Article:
The large fish are hurled from the pond into a bright yellow bin, lifted onto a cart and wheeled over to a biologist who sticks a sharp probe into their white underbellies.
"This after preparation will be very fine caviar," says Dr. Hurvitz Avshalom, inspecting the small, slimy, grayish balls on the table.
Avshalom is the resident biologist for Karat Caviar, Israel's only sturgeon farm and a growing presence in the caviar market once ruled by Russia and Israel's arch-enemy Iran. With a ban on fishing sturgeon in the Caspian Sea, all legal exported caviar these days comes from farms.
But Israel is known more for its hummus than its caviar and this traditionally socialist kibbutz in the rolling hills north of the Sea of Galilee is one of the last places you'd expect to produce a food that can retail for $2,500 per pound.
"Well you have to support yourself," explains farm manager Yigal Ben-Tzvi, who was born and raised in Kibbutz Dan. "You have to take care of the old people in the kibbutz, and the kids."
As for this small Israeli farm now taking business away from Iranian caviar producers, Ben-Tzvi does little to conceal his glee.
"It's like a joyful revenge, you know?" he chuckles.
The farm is a collection of low ponds that hold their 70,000 Osetra sturgeon. At around 12 years old, the sturgeon are pulled from the ponds to see if their eggs are ready. They're either sent off for harvesting (which is the end of their lives) or back into the ponds to mature more. At that age they're around 50 pounds and can yield around five pounds of eggs.
1n 1992, Ben-Tzvi brought back fertilized Osetra sturgeon eggs from Russia, hoping to raise sturgeon to sell their meat to the growing Russian population in Israel. A decade later, they saw a leap in the price of caviar and decided to let the sturgeon get older so they could produce eggs. This year they hope to produce four tons of caviar, with an eye on eventually grabbing 10 percent of the approximately 100-ton market for premium caviar.
"The Israeli caviar is the best there is today on the market," says Eric Ribert, chef and owner of New York's Le Bernardin restaurant, which has three Michelin stars.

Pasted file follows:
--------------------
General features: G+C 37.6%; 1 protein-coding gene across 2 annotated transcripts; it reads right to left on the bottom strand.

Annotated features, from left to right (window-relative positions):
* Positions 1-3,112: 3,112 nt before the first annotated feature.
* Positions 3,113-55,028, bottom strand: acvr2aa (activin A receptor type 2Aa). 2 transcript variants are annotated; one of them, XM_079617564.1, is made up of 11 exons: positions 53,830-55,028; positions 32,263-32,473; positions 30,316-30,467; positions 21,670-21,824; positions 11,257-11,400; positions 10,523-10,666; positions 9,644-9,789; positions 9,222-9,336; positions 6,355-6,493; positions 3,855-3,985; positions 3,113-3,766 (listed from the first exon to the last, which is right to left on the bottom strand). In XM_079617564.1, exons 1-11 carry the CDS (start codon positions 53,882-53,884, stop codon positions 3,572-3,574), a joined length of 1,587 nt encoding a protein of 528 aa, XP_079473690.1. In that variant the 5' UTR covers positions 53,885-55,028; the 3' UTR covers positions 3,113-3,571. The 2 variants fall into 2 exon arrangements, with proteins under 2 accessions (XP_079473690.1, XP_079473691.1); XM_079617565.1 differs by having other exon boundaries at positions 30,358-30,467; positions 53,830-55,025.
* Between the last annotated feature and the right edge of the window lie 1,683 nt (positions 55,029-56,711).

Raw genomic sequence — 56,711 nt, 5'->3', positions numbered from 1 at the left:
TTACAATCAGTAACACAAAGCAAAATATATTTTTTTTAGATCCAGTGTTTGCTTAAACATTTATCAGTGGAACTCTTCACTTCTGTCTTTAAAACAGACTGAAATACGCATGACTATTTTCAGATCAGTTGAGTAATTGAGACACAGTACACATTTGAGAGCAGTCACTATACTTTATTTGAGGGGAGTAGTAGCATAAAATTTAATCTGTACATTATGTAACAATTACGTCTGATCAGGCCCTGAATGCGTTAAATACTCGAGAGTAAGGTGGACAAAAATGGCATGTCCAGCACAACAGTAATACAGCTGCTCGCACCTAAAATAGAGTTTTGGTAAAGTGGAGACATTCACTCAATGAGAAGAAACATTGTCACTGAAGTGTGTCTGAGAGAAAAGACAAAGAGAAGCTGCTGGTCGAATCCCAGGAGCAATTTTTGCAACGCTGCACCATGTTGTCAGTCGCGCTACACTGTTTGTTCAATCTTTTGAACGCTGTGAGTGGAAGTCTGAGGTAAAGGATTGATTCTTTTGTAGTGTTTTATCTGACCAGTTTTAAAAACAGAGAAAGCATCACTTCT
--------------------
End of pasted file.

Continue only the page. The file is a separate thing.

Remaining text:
"The Chinese have good caviar but the quality of it is not consistent. Germany and Italy have pretty good caviar and there are also products from France and the United States, but what comes from Israel is the nearest thing to the top," he told Israel's Haaretz newspaper.
Ben-Tzvi credits the genetics of the Caspian-originated fish and the cold, clean water they swim in for the quality. The farm is fed by the local Dan River which is a source of the Jordan River.
For all its success, Karat Caviar ironically isn't sold in Israel. Sturgeon don't have scales that can be removed by hand so they're not considered kosher and the farm can't risk losing its kosher license for the trout they also sell.
After processing, the caviar is put on a refrigerated shelf for several months to age. The finished product looks olive-green with a gold tint. Marketing director Smadar Ashkenazi has harsh words for the more common black caviar which can have a strong, salty after taste.
Karat Caviar "should be solid on the outside and then it has this popping effect in which you feel all this buttery, nutty flavor," she explains, as she does when touring around to show the caviar to chefs. "It should be firm but not too firm and it should be very light in taste."
Indeed, the caviar has a smooth, almost buttery, light salty taste. Ashkenazi says one kilogram can retail for $3,000 to $5,000 and says that despite the economic crisis, sales have continued to grow.
"You don't have to change your car or buy diamonds every year," she says, "but you can treat yourself with caviar."